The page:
USA from 1909 to 1949: young African America girl Celie was raped by her father and gave birth to two children, who were taken away from her. She loves her sister Nettie very much, but then she gets forced to marry a brutal farmer called "Mister" and take care of his children. A jazz singer girl, Shug, becomes friends with Celie, while her other friend Sofia marries Mister's son Harpo and ends up for 8 years in jail because of a rude remark to the mayor's wife. After she found out he has been hiding her letters from Nettie, Celie leaves Mister and opens a haberdashery, uniting together with her children.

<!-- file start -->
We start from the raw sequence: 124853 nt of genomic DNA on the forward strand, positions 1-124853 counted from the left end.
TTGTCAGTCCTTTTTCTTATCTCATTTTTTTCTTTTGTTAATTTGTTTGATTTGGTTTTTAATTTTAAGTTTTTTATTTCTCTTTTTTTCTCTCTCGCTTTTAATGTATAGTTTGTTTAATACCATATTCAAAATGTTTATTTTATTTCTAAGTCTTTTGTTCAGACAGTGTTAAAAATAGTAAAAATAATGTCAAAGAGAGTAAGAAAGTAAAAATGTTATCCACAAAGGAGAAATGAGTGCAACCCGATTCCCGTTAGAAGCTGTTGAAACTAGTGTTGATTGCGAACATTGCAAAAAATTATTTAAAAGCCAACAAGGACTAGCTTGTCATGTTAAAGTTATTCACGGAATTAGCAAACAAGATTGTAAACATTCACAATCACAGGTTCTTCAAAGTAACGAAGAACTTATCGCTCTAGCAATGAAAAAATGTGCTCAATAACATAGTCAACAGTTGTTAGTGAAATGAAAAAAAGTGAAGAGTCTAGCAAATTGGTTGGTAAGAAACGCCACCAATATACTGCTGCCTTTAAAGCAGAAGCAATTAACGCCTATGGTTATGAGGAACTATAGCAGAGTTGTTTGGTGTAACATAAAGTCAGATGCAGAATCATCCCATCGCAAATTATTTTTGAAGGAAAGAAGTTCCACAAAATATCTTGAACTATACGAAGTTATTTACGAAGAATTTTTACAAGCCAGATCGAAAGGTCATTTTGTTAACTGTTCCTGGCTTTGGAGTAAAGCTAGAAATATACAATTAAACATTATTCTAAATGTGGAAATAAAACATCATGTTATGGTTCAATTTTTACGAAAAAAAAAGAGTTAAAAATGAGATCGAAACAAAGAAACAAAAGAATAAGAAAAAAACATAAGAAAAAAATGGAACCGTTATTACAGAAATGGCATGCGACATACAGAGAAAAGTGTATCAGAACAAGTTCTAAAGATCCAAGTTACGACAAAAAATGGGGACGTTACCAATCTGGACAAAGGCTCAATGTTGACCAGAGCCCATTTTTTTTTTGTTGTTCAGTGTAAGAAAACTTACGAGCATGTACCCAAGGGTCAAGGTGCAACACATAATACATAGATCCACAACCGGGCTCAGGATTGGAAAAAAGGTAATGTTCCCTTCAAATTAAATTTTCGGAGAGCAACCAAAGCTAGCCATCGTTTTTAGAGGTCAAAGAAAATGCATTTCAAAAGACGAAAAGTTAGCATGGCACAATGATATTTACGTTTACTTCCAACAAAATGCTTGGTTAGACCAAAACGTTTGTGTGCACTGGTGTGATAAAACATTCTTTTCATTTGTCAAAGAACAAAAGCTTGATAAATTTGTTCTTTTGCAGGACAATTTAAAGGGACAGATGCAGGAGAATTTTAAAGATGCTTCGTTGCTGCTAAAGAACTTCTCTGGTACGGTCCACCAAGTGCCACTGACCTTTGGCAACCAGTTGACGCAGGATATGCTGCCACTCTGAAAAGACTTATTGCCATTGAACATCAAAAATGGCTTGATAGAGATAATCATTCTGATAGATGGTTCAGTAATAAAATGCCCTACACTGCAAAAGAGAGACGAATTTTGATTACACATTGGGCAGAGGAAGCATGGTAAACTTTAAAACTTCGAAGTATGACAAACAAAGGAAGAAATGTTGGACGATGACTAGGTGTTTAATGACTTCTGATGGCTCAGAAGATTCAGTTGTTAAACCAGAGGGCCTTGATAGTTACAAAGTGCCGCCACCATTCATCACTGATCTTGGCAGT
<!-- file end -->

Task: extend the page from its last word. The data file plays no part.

Gentle epic melodrama "The Color Purple" has a lot of wonderful emphasized emotions and thoughtful demanding moments, but it's still a step away from being totally right. Although many complained that Spielberg, a Jewish millionaire, didn't have the appropriate background for a portray of (self)repressed African Americans in the South, he did a very good job and consistently proved to find orientation even in themes out of his league. Although the story is too long, the biggest complaint can be attributed to it's mild, conventional realization of the intriguing script that cherishes it's figures and addresses such issues as incest and forced marriage. Academy nominated the film for 11 Oscars, including best picture and best actresses (very good, understated debuts from Whoopi Goldberg and Oprah Winfrey), but it didn't win none, while Goldberg managed to win a Golden Globe. It's a film that gains it's sympathies from the suffering of the characters, but doesn't exploit them, while Spielberg cleverly placed purple subtitles in the opening credits, and didn't portray Celia's abusive husband called "Mister" as a one dimensional character, but even gave him some positive features.Grade:++